Monthly Archives: April 2023

Game review: Batman: Arkham Asylum for PC (EGS)

First, let me apologize for the lack of a review last week. I got stuck playing Into the Dead 2: Unleashed, (Not really a bad thing from the fun point of view, but more for the scheduling issues) and this week’s entry took me a bit later to finish than I’d anticipated. My schedule also wasn’t helped by the number of times this week that I ran out of energy right around gaming time and opted for a nap instead.

I got Batman: Arkham Asylum as part of a generous free offer from Epic Game Store, which gave away all three of the Rocksteady Batman games. But like many EGS offers, it had to wait because of my old crappy internet connection. Then once we did get a better connection, it got lost in the backlog shuffle. But after I played and liked Gotham Knights, I remembered I had this other game full of Batman shenanigans, or Batmanigans, if you like. One ten-minute download later, and I was whisked backward into Bat-History, like *WHOOSH! BIFF! BAM!*

And also *wet fart*

I wish I could say I had a great time with this first outing of the trilogy, but I really didn’t. Part of it could be chalked up to playing a newer game with better tools and a nicer interface, but it really comes down to this game frequently repeating the same things over and over, as if repetition equals fun.  But perhaps even worse is how it takes the brilliant opportunities offered by Batman’s rogues gallery and squanders every last one on terrible boss fights or really, really pointless side quests.

But before we get into any of that, we should cover how this game gets started, which is vaguely similar to the comic of the same name. The Joker takes over Arkham Asylum. But where the comic had Batman away doing other things, he’s right there to see Joker take over with help on the inside as well as from reinforcements coming from his army out of Blackwood Prison. Also, while in the comic, the whole point of Joker’s plan was to force Batman to confront his own inner demons, in the game, somehow Joker’s managed to construct a secret chemical factory to make Bane-like Titans, which he promises to unleash on Gotham if Batman doesn’t stop him. Then he spends the entire game complaining about Batman stopping him after he invited the dude to do so. I just…what? Continue reading

Game review: Into the Dead 2: Unleashed for Netflix (Android)

I’m a bit late getting this review out because there is a lot of game to get through in Into the Dead 2: Unleashed before arriving to the final level, and that’s even before taking into account the daily runs, side stories, and regular and pro journeys. I wanted to see how this premium package compared to Into the Dead, which a sad endless runner with no story, terrible guns, and lousy execution of its core loop. I’ll get to that later, but what I’m saying is, the Netflix version of the sequel succeeds on every level, when it works. And it frequently mucks up in frustrating ways.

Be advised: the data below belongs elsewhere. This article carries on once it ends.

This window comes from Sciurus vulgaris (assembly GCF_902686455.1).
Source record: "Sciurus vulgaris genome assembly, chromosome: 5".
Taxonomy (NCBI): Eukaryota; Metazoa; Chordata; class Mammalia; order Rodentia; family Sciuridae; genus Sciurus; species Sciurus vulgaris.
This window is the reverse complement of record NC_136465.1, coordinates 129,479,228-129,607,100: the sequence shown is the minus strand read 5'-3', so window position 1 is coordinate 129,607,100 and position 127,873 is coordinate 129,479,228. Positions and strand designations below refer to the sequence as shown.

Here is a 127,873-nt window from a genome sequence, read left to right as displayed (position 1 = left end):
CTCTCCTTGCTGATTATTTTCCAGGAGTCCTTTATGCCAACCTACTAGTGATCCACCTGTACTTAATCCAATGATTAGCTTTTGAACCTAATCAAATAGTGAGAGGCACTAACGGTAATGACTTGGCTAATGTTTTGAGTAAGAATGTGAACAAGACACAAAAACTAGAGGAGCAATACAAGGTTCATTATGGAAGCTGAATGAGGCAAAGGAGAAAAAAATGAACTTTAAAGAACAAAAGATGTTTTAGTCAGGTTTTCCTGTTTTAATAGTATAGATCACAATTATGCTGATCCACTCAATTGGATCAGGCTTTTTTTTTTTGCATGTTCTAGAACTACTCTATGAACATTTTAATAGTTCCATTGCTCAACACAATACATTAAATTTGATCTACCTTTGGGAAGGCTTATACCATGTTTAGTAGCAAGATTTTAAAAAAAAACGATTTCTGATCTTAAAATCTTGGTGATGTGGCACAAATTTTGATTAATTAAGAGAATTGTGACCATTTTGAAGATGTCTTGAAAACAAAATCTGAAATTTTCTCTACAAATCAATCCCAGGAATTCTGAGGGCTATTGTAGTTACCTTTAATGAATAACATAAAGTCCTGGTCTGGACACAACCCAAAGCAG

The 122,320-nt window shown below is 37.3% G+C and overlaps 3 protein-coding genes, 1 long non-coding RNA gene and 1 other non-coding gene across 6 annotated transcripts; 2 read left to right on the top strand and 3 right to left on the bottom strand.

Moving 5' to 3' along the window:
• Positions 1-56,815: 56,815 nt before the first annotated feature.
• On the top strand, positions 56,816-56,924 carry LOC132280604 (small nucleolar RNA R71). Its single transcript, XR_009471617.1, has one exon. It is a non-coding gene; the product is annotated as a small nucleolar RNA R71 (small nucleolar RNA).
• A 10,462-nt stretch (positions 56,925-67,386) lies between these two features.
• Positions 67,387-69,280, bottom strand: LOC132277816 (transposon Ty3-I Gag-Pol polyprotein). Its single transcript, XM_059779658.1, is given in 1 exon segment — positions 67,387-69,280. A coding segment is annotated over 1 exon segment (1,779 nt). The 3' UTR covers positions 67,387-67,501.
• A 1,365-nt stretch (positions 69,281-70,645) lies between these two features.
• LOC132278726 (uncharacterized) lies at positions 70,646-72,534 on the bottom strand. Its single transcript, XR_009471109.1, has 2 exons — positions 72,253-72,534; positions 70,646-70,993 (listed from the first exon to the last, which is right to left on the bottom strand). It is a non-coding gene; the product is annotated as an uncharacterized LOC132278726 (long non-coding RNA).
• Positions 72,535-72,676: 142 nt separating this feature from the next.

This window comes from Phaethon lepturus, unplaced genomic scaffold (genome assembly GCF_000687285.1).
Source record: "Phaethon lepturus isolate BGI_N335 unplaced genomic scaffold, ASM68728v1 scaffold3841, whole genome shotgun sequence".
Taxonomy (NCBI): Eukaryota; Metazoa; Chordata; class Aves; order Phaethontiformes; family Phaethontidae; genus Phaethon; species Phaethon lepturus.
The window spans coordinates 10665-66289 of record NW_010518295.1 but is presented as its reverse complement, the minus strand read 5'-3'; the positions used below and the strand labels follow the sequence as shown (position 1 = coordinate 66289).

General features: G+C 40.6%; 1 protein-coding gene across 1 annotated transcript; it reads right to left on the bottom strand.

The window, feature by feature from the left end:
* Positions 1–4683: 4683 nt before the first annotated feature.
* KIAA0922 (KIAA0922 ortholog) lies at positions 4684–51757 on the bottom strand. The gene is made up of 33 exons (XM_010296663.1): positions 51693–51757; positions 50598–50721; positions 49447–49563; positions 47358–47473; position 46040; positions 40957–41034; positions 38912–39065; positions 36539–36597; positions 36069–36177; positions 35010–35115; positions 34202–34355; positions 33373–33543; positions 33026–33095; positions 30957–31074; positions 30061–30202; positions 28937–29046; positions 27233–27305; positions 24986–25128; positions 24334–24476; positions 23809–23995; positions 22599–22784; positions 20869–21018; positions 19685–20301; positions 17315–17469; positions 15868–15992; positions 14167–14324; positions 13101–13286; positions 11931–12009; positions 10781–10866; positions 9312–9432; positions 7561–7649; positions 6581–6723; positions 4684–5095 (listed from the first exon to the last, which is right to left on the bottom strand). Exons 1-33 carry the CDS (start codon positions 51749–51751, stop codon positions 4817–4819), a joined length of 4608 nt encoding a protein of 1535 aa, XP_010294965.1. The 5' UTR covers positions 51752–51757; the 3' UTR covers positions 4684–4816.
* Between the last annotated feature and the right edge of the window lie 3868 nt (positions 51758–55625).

The easiest way to describe Into the Dead 2: Unleashed is that it’s a ride on rails, but with a small degree of side to side movement to allow for exploring within a level’s “corridor.” Ammo crates are scattered about and are highlighted by green flares, making them relatively easy to see and run towards. Additionally, some levels have chainsaws and shrub cutters to pick up and use as temporary weapons before they run out of gas. Other levels have mounted guns with a limited stock of ammunition, or armored vehicles with unlimited ammo that will eventually crash and return the player to running and dodging.

In the main story mode, the player’s character is James, an ex-soldier driving back home with supplies to wait out the current zombie outbreak. His truck crashes, stranding him a long way from home, and his sister Helen keeps choosing to move farther and farther away with his daughter Maggie in tow. James has no choice but to keep running to try and catch up to her, frequently panicking as Helen’s crappy decision making leads to ever escalating disasters. Continue reading

Game review: Relic Hunters Rebels for Netflix (Android)

Ages ago, I played Relic Hunters Zero and was not a fan. A three-quarter top down twin-stick shooter, it had convoluted controls, repetitive levels, and weapons that all ended up feeling the same near the final levels of any given stage. The titular relics were okay, but not really game changing or worth experimenting with to find the sweet build right for me.

Relic Hunters Rebels is a sequel that does a better job of world building and crafting an interesting story, as well as making all of the weapons feel unique. The relics in this version all have powers that can be leveled up by playing the game, so all the way around, this feels like a better game. It even has better controls, and the auto-aim is more helpful than I’ve seen in many console and PC games.

And yet, it’s a mobile game, so you just knew something had to be ruined by the mobile game economy. We’ll get into all of that soon enough, but just know that the short version is, this game is pretty good if you can get it on Netflix instead of the free version. Continue reading